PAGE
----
Annals of the Cubicle
Nothing epitomizes the modern American office economy like the flimsy, fabric-covered partitions that enclose millions of employees throughout their working lives. Odd to think that cubicles were envisioned as a way to create flexible, open offices intended to promote communication among coworkers.
If William H. Whyte were alive today to rewrite his 1956 book The Organization Man, he might well call it Cubicle Being. Nothing epitomizes the modern American office economy like the flimsy, fabric-covered partitions that enclose millions of employees throughout their working lives.
Ironically, cubicles started life as the Great Leap Forward of the white-collar world. An explosion of office jobs after 1945 had created battalions of jobholders doing new kinds of tasks—“knowledge work.” But the bullpen layout of the 1950s workplace was a “wasteland,” declared Robert Propst, an exuberant art professor hired to head the research wing of Herman Miller, one of the biggest office furniture companies in the world. “It saps vitality, blocks talent, frustrates accomplishment. It is the daily scene of unfulfilled intentions and failed effort.” Propst set to work, writes Nikil Saval, assistant editor of n + 1, to create flexible, open offices intended to promote communication among coworkers, flatten office hierarchies, foster individuality, and free what Saval calls the “ceaselessly inventive potential of the white-collar mind.”
Propst’s first design flopped when it debuted in 1965. Three years later came “Action Office II,” designed for a smaller space, featuring lighter walls, and made of disposable materials.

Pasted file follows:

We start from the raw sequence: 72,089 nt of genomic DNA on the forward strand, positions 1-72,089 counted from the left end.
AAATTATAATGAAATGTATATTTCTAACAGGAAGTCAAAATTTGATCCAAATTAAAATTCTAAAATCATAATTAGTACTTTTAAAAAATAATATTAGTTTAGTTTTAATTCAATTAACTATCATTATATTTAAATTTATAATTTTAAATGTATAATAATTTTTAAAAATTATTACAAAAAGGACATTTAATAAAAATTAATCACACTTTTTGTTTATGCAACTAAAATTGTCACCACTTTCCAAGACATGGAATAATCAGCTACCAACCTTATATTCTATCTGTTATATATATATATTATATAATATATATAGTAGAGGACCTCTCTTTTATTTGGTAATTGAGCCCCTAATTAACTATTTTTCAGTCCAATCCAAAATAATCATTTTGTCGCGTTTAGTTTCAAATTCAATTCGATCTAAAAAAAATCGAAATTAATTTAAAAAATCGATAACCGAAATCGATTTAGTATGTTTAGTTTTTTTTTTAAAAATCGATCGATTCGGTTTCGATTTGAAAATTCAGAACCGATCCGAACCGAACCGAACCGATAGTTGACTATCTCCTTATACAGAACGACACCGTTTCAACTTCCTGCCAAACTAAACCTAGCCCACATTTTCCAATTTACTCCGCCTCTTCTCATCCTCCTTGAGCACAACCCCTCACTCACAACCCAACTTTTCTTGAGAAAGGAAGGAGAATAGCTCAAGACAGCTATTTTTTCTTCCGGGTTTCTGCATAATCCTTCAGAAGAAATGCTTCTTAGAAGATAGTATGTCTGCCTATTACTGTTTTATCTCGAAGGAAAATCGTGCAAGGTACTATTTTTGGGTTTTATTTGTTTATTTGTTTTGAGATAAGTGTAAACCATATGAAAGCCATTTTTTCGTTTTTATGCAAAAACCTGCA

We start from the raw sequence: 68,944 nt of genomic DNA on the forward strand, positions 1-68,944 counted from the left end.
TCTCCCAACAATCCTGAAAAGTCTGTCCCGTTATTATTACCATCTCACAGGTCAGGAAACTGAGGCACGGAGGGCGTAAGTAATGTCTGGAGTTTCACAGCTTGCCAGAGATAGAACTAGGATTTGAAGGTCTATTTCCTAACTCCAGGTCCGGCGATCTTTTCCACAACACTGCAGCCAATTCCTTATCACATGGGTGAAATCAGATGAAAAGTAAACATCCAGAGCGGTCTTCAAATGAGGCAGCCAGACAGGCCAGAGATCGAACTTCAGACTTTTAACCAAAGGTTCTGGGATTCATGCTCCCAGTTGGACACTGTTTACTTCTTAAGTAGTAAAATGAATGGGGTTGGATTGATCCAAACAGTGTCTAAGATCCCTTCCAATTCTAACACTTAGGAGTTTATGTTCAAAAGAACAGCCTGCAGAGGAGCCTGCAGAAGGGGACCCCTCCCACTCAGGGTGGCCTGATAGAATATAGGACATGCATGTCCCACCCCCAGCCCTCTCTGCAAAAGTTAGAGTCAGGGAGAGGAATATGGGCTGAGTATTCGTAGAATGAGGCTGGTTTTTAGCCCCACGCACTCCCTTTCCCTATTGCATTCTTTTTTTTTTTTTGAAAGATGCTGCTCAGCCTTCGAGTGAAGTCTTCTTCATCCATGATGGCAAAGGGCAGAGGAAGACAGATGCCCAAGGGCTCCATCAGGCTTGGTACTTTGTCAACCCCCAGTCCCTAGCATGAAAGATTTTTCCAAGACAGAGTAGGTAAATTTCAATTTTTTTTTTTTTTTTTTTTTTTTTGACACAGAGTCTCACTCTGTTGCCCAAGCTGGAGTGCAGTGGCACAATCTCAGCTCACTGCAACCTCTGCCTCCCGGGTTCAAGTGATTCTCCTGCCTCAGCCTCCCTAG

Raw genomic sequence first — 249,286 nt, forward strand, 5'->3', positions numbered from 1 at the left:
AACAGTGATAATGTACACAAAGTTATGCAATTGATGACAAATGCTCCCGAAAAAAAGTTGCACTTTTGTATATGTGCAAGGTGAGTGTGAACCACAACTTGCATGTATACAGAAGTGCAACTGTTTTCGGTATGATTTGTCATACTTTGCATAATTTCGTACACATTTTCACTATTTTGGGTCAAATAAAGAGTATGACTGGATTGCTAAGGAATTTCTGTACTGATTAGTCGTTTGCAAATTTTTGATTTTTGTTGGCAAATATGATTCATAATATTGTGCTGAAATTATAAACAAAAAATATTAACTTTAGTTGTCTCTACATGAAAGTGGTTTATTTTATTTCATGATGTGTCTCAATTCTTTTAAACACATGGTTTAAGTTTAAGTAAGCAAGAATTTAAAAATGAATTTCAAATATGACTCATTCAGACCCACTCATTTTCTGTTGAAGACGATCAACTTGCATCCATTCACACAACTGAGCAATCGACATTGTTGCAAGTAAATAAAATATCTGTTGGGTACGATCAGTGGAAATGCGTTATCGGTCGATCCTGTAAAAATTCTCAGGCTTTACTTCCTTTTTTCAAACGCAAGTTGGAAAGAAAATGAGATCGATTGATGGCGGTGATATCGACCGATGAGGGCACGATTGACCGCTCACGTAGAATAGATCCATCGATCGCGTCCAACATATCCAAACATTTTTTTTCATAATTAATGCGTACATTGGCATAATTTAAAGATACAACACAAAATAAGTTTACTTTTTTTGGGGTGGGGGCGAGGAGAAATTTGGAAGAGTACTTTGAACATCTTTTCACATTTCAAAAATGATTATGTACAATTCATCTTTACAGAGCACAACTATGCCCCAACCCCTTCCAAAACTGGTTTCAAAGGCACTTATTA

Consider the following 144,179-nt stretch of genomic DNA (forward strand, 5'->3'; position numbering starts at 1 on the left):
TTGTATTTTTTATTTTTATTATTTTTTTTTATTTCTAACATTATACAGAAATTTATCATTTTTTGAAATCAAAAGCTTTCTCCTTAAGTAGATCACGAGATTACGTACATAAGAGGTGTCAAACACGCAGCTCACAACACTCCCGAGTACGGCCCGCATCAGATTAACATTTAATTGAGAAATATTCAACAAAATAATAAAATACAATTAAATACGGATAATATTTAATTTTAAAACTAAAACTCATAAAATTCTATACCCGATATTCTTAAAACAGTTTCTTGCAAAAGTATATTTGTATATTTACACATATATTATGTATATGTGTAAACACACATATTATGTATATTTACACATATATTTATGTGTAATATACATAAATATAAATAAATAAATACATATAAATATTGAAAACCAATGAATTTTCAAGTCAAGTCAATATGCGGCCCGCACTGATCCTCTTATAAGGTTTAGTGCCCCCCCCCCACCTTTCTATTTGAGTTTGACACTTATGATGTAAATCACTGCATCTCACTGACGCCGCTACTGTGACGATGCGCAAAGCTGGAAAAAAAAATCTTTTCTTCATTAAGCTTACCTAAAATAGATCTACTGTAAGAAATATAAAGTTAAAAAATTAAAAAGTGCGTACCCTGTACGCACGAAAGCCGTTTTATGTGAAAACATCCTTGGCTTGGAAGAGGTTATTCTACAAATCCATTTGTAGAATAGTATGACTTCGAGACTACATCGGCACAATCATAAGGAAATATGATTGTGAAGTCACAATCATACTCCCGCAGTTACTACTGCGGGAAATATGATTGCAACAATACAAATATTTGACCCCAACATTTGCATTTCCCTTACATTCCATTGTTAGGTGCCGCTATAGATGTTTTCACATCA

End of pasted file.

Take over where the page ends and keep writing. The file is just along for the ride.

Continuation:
A tax change in the early 1960s aided the cubicles’ cause by allowing companies to write off the cost of their components after only seven years; traditional fixed-wall offices received far less favorable tax treatment. When one of Herman Miller’s rivals launched a competitive modular system, Propst’s innovation got the validation it needed. The revolution was on.
In the late 1970s and ’80s, big business suffered a crisis of profitability, Saval writes, and the toiling masses in the cubicles paid the price. Between 1990 and 1992 a total of 1.1 million white-collar workers were laid off, a greater number than their similarly discharged blue-collar counterparts. Workweeks became longer. Vacation days remained stuck at an average of 9 to 12 a year, compared with 30 for workers in Germany. The cubicle, conceived as a liberating innovation, became a symbol of “transience, arbitrariness, and insecurity.”
The cubicle revolution also made it possible for bosses to squeeze more workers into ever smaller spaces. Between 1999 and 2006, the average cubicle shrank from 90 square feet to 75. Michael Bloomberg, the current mayor of New York, allowed just four square feet to workers in the headquarters of his media empire in 1999—to increase “collaboration.”
A few tech companies began to break out of the “cube farm” trend during the dot-com boom of the 1990s. But the defectors didn't treat their workers much better. Their whimsical workplaces, with their game rooms and free food, were designed to foster creativity—and workweeks of 80 to 100 hours. It was just another iteration of the white-collar sweatshop, Saval says.
Today, cubicle refugees face grim alternatives, often working at home and paying for their own workspace as well as health care and retirement, Saval writes. Office design theorists now burble about “spaceless growth.” It’s foolish for white-collar workers to aspire merely to “graduate” from the cubicle to the corner office, Saval declares. The office landscape may change, but the real issues remain the same: pay, leisure time, job security, and the “autonomy that was promised, and perverted, by the cubicle.”
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The Source: "Birth of the Office" by Nikil Saval, in n+1, Winter 2008.
Photo courtesy of Flickr/yuan2003